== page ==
“Fake news” is (so to speak) real, and it is a menace exploited by Russia and others that will only become more dangerous. But, regrettably and unsurprisingly, authoritarian rulers and, almost more insidiously, their gentler imitators (Angela Merkel, most notoriously, with her social-media law) are using the campaign against fake news as an excuse to clamp down on speech that they find . . . inconvenient.
Not to be left behind, the EU is planning its own efforts in this area, and judging by this report from the UK’s Channel 4, there are legitimate grounds for thinking that Brussels’s planned war against fake news might be about rather more than combating Russian disinformation:
In September, journalists from across Europe gathered in Brussels to discuss fact-checking. Many EU officials used the opportunity to give their own views on fake news. Some of them clearly believed that the battle against misinformation was actually a battle against Eurosceptics. They saw their mission in this fight as defending the EU and its institutions.
Ramón Luis Valcárcel Siso, the European Parliament’s vice president, laid this out in stark terms, admitting the campaign against fake news should aim to stop certain politicians from winning seats in the EU’s next election. Speaking to journalists he said: “Your efforts are indispensable so that anti-democrats don’t win at the ballot boxes.”
He added: “Whether we are politicians, journalists, whether we’re fact checkers, or whether we work in an administration – we have a shared goal, which is to ensure the best expression of European democracy.”
Re-read that last sentence and it becomes easier to understand why the EU is best understood as a fundamentally post-democratic institution. And, for that matter, why, writing in 1946, Orwell was so right about so much political speech:
The concrete melts into the abstract and no one seems able to think of turns of speech that are not hackneyed: prose consists less and less of words chosen for the sake of their meaning, and more and more of phrases tacked together like the sections of a prefabricated hen-house.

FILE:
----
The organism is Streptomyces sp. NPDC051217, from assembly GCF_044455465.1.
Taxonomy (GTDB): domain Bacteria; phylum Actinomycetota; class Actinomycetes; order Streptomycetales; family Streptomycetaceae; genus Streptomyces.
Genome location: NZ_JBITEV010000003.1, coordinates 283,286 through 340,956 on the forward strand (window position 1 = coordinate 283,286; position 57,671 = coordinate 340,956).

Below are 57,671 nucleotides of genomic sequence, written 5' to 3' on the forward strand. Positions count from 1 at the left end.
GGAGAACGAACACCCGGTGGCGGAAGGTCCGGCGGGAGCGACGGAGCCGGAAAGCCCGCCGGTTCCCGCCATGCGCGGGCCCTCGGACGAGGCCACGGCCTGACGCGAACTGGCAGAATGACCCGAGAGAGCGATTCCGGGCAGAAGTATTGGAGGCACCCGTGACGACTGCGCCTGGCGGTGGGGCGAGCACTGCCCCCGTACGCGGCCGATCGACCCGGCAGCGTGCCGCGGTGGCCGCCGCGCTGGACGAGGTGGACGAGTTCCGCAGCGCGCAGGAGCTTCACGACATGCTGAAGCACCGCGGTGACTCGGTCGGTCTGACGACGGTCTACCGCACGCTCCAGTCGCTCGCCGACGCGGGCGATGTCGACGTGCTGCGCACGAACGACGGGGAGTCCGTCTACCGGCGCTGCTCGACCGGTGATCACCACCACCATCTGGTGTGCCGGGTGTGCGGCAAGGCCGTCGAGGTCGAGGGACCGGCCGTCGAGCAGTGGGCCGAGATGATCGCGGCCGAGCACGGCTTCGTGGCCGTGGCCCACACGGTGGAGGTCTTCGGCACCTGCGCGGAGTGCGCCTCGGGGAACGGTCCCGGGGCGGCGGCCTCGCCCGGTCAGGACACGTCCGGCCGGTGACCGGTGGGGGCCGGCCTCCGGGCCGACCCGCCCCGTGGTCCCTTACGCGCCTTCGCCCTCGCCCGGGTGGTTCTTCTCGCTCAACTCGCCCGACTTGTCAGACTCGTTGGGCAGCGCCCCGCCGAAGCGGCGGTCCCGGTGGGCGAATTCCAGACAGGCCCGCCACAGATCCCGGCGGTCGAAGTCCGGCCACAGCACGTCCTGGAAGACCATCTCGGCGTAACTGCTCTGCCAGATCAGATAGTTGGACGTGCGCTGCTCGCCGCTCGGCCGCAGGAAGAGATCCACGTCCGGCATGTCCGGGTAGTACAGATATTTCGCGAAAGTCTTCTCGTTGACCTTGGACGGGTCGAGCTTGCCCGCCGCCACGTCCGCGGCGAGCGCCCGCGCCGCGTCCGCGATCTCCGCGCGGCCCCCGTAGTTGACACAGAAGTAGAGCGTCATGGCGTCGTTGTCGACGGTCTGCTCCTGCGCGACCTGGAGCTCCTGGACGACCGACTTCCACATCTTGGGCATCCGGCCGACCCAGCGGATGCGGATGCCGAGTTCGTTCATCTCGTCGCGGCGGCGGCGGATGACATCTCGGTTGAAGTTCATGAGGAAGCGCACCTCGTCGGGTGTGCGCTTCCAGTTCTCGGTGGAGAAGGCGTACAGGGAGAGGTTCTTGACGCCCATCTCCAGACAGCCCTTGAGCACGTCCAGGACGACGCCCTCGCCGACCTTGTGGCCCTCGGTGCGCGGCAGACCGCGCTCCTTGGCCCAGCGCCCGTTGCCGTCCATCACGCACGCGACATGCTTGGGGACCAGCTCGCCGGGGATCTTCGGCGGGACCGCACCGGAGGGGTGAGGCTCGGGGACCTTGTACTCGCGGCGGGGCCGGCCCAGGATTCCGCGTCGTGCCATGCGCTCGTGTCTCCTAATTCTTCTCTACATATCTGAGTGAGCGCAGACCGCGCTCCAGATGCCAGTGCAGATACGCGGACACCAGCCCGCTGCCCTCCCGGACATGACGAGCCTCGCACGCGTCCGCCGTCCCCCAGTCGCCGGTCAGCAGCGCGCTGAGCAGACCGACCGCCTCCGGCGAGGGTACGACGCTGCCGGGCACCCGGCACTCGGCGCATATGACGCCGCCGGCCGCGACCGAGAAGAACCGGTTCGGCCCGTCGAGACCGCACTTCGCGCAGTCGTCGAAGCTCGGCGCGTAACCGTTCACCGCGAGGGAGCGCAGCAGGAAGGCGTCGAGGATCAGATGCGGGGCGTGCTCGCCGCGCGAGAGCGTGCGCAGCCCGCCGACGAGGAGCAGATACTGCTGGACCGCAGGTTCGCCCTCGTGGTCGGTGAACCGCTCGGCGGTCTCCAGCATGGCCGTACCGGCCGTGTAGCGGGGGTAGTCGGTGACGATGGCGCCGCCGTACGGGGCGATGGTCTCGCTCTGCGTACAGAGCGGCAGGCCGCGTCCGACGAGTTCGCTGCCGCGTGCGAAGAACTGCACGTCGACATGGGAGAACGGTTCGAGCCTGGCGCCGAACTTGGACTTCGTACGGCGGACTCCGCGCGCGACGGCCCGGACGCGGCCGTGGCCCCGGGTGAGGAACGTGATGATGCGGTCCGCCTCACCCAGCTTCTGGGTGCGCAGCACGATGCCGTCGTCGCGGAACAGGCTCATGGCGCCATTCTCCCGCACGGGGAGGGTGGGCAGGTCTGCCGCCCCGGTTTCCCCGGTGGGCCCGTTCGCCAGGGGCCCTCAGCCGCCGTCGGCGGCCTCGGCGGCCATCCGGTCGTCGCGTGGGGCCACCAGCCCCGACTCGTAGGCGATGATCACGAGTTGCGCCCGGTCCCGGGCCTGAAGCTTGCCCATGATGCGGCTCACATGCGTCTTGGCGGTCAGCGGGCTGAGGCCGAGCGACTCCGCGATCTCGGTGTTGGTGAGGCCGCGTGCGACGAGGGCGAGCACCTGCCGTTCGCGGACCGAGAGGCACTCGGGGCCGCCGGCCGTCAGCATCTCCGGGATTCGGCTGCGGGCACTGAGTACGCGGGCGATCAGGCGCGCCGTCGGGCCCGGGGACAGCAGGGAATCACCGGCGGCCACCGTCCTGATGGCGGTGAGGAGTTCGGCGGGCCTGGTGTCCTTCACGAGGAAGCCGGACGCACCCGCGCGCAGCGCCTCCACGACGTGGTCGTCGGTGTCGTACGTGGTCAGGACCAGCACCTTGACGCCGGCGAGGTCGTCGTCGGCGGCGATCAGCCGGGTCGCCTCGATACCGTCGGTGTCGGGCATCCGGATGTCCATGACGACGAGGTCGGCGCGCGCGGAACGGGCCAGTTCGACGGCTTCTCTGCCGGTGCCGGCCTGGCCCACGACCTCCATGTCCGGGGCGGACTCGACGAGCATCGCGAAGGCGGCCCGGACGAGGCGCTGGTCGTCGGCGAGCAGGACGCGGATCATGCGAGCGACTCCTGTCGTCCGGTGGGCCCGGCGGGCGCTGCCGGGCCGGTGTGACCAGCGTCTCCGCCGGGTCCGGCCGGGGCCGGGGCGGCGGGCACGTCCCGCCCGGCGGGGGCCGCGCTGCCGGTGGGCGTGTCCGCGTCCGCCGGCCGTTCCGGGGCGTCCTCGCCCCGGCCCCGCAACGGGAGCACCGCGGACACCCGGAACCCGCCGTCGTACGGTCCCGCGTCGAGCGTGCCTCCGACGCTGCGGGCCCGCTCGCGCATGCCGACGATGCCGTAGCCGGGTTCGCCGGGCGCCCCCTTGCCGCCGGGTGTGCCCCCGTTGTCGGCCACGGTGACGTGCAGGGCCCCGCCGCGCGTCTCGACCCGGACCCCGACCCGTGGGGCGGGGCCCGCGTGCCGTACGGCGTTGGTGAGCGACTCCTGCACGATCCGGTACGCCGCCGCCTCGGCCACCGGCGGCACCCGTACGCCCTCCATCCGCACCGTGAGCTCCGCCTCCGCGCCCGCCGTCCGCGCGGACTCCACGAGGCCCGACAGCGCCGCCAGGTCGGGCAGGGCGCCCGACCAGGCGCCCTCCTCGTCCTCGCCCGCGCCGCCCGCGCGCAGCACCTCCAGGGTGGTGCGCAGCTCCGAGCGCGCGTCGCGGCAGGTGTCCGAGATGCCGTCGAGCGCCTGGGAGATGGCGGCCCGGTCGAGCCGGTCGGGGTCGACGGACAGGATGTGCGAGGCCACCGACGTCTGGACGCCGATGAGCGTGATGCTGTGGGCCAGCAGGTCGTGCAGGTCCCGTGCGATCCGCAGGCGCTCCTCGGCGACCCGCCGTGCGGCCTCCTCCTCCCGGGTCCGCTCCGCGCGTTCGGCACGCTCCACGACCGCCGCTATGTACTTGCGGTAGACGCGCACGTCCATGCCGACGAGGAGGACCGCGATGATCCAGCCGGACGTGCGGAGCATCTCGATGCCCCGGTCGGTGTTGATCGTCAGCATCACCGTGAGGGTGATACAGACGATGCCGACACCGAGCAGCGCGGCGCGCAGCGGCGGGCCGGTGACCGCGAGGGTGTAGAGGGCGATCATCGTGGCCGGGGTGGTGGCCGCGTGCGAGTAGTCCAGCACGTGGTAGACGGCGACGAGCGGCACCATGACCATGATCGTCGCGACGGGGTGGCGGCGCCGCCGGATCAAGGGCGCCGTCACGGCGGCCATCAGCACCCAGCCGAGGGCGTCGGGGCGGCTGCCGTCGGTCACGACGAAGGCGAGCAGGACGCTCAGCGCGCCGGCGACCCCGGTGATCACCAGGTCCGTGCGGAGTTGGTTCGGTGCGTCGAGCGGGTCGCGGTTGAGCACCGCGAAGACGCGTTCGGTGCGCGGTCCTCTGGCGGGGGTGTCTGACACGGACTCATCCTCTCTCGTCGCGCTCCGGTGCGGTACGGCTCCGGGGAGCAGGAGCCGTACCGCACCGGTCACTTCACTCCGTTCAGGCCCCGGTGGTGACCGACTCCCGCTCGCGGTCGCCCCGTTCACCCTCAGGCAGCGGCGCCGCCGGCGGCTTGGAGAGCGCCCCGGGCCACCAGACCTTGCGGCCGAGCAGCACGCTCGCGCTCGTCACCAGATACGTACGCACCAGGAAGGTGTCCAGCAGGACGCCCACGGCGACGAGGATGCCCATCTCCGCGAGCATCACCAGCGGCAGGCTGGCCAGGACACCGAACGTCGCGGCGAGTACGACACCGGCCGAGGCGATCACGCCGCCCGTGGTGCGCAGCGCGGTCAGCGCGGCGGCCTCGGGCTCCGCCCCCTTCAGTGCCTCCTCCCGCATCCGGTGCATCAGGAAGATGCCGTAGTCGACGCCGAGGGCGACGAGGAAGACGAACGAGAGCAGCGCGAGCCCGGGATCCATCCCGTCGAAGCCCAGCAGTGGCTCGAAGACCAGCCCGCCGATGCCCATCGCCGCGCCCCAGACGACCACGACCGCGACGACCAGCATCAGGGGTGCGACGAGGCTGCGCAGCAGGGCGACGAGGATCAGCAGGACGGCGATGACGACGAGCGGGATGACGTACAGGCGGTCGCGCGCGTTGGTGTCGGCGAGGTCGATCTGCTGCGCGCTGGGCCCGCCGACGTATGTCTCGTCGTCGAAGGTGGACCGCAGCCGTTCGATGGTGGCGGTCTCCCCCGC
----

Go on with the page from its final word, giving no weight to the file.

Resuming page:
[Mr Valcárcel Siso]…admitted that he “might be accused of trying to carry out some kind of institutional propaganda on behalf of the European Union”. But he claimed that, faced with “division sowed by populists and nationalists, through a discourse of hatred, lies and half-truths and proven falsehoods,” the EU has “the legitimate right to defend the unity of European citizens”.
“Division” bad. “Unity” good. Democracy, well . . .
Mr Valcárcel Siso was clear that the fight against fake news was not just about protecting democracy – it was about protecting the institutions of the EU as well. And he did not seem to see a distinction between these two things.
“We are not trying to impose any political ideology through these institutions,” he said. “What we are trying to do is safeguard a system which serves the interests of 500 million citizens.”
….The vice president was not the only speaker to make these suggestions. For instance, EU Commissioner Mariya Gabriel talked about “deliberate disinformation” which “saps citizens’ confidence and trust in our institutions”.
The EU’s strategy against fake news is set out more formally in a number of reports, reinforcing the sentiments made at the fact-checking conference. Their fears are not just that disinformation damages democracy and political discourse. They also warn about it eroding “trust in institutions”….
[One report] says the European strategy is necessary “in order to ensure effective and coordinated action and to protect the EU, its citizens, its policies and its Institutions”.
Perhaps it’s not surprising or wrong that the EU wants to defend itself. But it does suggest that its war against fake news may not be impartial. Indeed, it seems explicitly designed to protect the EU and its institutions, and stop Eurosceptic politicians making progress in elections…
These are not just words. The EU also wants action.
For instance, it says member states should intervene to change the way news is ranked on websites and social media platforms, to “dilute the visibility of disinformation by improving the findability of trustworthy content”.
It also wants to “ensure that online services include, by design, safeguards against disinformation”. And the EU says member states should “invest in technological means to prioritize relevant, authentic, and authoritative information where appropriate in search, feeds, or other automatically ranked distribution channels”.
And who is to define “trustworthy”, “relevant”, and “authoritative”?
I think we know.
To quote a wise man, “Quis custodiet ipsos custodes?”